Immature Security Awareness
There is a less mature level of awareness of web application security issues than there is in longer-established areas such as networks and operating systems. While most people working in IT security have a reasonable grasp of the essentials of securing networks and hardening hosts, there is still widespread confusion and misconception about many of the core concepts involved in web application security. It is common to meet experienced web application developers to whom an explanation of many basic types of flaws comes as a complete revelation.

In-House Development
Most web applications are developed in-house by an organization’s own staff or contractors. Even where an application employs third-party components, these are typically customized or bolted together using new code. In this situation, every application is different and may contain its own unique defects. This stands in contrast to a typical infrastructure deployment in which an organization can purchase a best-of-breed product and install it in line with industry-standard guidelines.

Deceptive Simplicity
With today’s web application platforms and development tools, it is possible for a novice programmer to create a powerful application from scratch in a short period of time. But there is a huge difference between producing code that is functional and code that is secure. Many web applications are created by well-meaning individuals who simply lack the knowledge and experience to identify where security problems may arise.

Rapidly Evolving Threat Profile
As a result of its relative immaturity, research into web application attacks and defenses is a thriving area in which new concepts and threats are conceived at a faster rate than is now the case for older technologies. A development team that begins a project with a complete knowledge of current threats may well have lost this status by the time the application is completed and deployed.

Resource and Time Constraints
Most web application development projects are subject to strict constraints on time and resources, arising from the economics of in-house, one-off development. It is not usually possible to employ dedicated security expertise in the design or development teams, and due to project slippage security testing by specialists is often left until very late in the project’s lifecycle. In the balancing of competing priorities, the need to produce a stable and functional application by a deadline normally overrides less tangible security considerations. A typical small organization may be willing to pay for only a few man-days of consulting time to evaluate a new application. A quick penetration test will often find the low-hanging fruit, but it may miss more subtle vulnerabilities that require time and patience to identify.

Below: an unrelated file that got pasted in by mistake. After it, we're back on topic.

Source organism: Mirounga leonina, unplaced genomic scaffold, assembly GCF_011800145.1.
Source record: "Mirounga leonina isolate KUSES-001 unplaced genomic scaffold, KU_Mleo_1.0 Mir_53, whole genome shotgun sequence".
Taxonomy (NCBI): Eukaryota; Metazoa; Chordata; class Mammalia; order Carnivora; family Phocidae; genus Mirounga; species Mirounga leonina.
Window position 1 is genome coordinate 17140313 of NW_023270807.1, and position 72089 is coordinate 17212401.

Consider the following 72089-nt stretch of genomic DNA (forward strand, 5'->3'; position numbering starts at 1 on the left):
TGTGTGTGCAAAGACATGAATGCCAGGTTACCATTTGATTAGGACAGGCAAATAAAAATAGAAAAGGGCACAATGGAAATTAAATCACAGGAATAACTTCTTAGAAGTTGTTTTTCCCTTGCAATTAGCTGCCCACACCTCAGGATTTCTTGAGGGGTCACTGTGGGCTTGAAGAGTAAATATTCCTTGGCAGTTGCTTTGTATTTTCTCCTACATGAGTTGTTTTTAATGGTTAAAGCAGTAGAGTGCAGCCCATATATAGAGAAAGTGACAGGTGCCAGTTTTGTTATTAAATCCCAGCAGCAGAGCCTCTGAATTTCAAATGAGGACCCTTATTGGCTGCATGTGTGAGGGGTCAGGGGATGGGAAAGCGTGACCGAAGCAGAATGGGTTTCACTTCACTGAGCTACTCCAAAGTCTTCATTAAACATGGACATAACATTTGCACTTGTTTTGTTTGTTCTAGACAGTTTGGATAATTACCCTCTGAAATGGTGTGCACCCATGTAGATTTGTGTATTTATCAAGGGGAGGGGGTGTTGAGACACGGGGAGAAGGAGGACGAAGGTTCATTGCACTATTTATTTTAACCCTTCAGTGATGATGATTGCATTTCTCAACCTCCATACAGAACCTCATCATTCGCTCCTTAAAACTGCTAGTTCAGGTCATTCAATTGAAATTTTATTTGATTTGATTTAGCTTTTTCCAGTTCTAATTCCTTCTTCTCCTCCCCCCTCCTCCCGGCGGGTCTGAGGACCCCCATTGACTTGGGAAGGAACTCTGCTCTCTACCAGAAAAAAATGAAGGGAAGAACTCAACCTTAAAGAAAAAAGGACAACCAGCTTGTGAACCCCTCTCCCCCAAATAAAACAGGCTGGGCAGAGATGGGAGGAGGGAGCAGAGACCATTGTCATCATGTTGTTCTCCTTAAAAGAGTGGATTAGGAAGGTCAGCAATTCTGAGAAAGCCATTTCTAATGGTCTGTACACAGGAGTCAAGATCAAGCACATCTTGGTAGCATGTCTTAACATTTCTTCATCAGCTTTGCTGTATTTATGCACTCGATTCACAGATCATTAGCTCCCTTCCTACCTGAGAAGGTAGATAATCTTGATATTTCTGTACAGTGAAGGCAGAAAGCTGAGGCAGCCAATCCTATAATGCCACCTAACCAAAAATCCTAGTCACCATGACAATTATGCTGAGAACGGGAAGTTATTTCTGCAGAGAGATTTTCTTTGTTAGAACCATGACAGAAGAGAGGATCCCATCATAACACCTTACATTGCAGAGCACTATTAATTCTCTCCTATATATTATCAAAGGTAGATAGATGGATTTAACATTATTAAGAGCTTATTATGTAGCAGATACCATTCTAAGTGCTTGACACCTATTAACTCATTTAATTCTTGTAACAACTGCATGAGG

Overextended Technologies
Many of the core technologies employed in web applications began life when the landscape of the World Wide Web was very different, and have since been pushed far beyond the purposes for which they were originally conceived —for example, the use of JavaScript as a means of data transmission in many AJAX-based applications. As the expectations placed on web application functionality have rapidly evolved, the technologies used to implement this functionality have lagged behind the curve, with old technologies stretched and adapted to meet new requirements. Unsurprisingly, this has led to security vulnerabilities as unforeseen side effects emerge.

The New Security Perimeter

Before the rise of web applications, organizations’ efforts to secure themselves against external attack were largely focused on the network perimeter. Defending this perimeter entailed hardening and patching the services that it needed to expose, and firewalling access to others.

Web applications have changed all of this. For an application to be accessible by its users, the perimeter firewall must allow inbound connections to the server over HTTP/S. And for the application to function, the server must be allowed to connect to supporting back-end systems, such as databases, main-frames, and financial and logistical systems. These systems often lie at the core of the organization’s operations and reside behind several layers of network-level defenses.